Amy Sherald Inspired Portraits

Amy Sherald is an artist from Baltimore, Maryland (my place of origin, too) and she is known for her achromatic portraits of African-Americans with colorful backgrounds and clothing. I introduced some of her work to my students and then should them her portrait of the former First Lady Michelle Obama. The colors she chooses for her backgrounds, and her emphasis on the outfits of her models are a way of explaining the identity of her subject. Similarly, I asked my students to choose a background color that fit the personality of their subjects. Students were asked to partner up with another student, photograph them and then grid their portraits so that they could scale them up to twice the original photographs size. This gridding technique also helped my students maintain proportions. We used charcoal and chalk pastels to do our work, because we have already painted this year I wanted to maximize my students experiences with different medias this year.

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SHE ALWAYS BELIEVED THE GOOD ABOUT THOSE SHE LOVED, 2018, 54 x 43 inches, Oil on Canvas, amysherald.com .

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The finished works turned out beautifully and will surely be a hug hit at the Spring Arts Festival at our school.

Finally, to finish up and reflect on the project I decided to try something other than our traditional critique format. Instead, students left “constructive compliments” on post-it notes on each of their fellow students artwork. Similar to what they would have done during a critique, but in a very efficient way. I have larger class sizes this year, and while it is really important to me that my students learn to have a traditional critique, I also want to maximize the amount of feedback each student gets and this felt like a nice way to do it.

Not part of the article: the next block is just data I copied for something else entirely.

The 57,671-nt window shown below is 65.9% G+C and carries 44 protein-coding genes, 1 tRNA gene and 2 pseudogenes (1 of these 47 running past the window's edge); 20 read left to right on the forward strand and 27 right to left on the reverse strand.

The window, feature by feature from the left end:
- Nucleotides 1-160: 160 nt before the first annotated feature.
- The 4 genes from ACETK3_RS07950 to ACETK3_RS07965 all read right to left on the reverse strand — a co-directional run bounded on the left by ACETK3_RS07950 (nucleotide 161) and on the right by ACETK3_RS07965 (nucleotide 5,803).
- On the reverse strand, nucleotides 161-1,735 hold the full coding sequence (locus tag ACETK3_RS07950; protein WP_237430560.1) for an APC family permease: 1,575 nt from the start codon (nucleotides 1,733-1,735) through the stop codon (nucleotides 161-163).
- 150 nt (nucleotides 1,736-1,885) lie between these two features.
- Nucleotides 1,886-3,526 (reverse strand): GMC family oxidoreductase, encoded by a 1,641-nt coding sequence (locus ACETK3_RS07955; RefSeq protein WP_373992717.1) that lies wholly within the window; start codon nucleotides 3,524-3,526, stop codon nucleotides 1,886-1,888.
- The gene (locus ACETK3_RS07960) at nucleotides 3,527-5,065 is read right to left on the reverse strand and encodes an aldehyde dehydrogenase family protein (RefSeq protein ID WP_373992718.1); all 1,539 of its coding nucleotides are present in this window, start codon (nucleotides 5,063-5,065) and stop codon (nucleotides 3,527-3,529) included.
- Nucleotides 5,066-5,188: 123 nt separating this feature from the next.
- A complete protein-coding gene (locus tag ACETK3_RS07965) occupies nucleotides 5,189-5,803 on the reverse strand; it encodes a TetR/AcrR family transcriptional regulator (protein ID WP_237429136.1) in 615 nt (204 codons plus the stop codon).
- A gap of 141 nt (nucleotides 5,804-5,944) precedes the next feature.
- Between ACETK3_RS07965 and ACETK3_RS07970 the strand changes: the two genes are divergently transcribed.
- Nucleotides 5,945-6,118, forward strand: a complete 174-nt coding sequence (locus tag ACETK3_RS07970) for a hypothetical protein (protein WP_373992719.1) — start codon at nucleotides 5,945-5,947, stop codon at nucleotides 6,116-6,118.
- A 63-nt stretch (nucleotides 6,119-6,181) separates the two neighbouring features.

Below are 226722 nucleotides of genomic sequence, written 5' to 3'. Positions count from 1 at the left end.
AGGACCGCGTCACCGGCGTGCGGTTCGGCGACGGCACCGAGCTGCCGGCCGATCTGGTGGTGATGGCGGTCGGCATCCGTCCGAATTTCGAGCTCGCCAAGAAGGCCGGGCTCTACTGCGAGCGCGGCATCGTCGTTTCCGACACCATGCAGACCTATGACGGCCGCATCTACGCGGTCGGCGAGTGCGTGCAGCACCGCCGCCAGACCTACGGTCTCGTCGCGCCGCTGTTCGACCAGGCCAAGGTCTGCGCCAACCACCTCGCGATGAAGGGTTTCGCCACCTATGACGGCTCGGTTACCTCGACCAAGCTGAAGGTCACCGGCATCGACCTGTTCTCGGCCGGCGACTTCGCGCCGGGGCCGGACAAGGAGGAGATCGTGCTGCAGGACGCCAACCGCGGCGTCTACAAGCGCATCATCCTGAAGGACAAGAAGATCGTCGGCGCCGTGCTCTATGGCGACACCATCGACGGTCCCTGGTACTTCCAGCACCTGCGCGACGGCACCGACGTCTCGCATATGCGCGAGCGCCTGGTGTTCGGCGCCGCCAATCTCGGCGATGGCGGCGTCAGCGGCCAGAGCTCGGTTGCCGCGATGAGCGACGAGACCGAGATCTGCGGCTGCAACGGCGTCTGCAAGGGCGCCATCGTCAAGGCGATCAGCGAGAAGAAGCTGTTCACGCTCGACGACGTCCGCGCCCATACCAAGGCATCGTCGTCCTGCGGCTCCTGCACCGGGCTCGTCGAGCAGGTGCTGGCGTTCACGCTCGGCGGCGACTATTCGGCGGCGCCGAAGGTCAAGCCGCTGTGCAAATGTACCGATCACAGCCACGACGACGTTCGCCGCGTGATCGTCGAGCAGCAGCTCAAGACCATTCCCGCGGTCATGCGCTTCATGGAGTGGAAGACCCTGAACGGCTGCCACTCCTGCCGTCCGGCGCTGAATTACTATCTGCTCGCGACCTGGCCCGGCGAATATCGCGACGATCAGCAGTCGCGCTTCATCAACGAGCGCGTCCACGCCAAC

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Facing Faces

This March we spent the entire month exploring the art of a self portrait and the value technique called grisaille. The Oxford Dictionary defines as, “Grisaille (/ɡrˈz/ or /ɡrˈzl/; French: gris [ɡʁizaj] ‘grey’) is a term for a painting executed entirely in shades of grey or of another neutral greyish colour.” I think we all know what a self portrait is. 

Anyways my idea was that in order to teach about painting with more emphasis on value and less on color matching we would begin with a grisaille painting and finish it in color.

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I also took photographs of each girl in a pose she was comfortable with, with raking light moving across her face. This gave them more depth in the values they were working with. You can see them holding the photos as they work for reference. Unfortunately there is a lot of natural light in my room. Unfortunately? Well anyways it is near impossible to recreate lighting arrangements because the skylights fill the room with light i a myriad number of ways on any given day, and due to the nature of our rotating block schedule we meet at a different time each day of the week. So I made the executive decision that instead of working from mirrors (like we had with our sketches and drawings in previous lessons) we would work from photographs.

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Only once they had finished their gray could they move on to color. This was an prodigious success, because it prevented them from flattening their faces and making them one solid shade of beige or brown, like I had seen in previous models of this lesson. I would highly recommend this technique for teaching value to an advanced high school art class.

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